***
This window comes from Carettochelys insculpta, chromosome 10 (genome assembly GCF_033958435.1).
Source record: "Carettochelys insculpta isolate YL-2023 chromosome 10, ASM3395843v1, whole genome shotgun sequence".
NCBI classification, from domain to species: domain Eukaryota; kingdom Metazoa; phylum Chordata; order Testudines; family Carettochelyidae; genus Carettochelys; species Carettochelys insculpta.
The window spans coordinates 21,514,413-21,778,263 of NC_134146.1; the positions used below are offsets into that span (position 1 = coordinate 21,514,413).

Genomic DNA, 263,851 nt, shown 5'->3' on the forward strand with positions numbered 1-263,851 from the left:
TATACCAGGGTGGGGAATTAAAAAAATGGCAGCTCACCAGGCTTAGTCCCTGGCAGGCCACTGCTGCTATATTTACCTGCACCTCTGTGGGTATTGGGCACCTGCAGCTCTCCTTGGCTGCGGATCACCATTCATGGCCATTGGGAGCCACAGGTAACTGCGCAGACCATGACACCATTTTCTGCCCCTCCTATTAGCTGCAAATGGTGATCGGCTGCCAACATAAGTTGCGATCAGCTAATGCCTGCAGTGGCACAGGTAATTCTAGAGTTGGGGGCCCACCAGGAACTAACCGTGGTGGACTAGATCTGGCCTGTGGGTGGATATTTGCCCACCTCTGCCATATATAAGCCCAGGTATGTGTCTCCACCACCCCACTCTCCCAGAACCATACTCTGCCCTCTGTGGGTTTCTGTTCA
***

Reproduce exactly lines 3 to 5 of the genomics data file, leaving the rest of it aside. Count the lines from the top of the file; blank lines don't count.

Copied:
NCBI classification, from domain to species: domain Eukaryota; kingdom Metazoa; phylum Chordata; order Testudines; family Carettochelyidae; genus Carettochelys; species Carettochelys insculpta.
The window spans coordinates 21,514,413-21,778,263 of NC_134146.1; the positions used below are offsets into that span (position 1 = coordinate 21,514,413).

Genomic DNA, 263,851 nt, shown 5'->3' on the forward strand with positions numbered 1-263,851 from the left: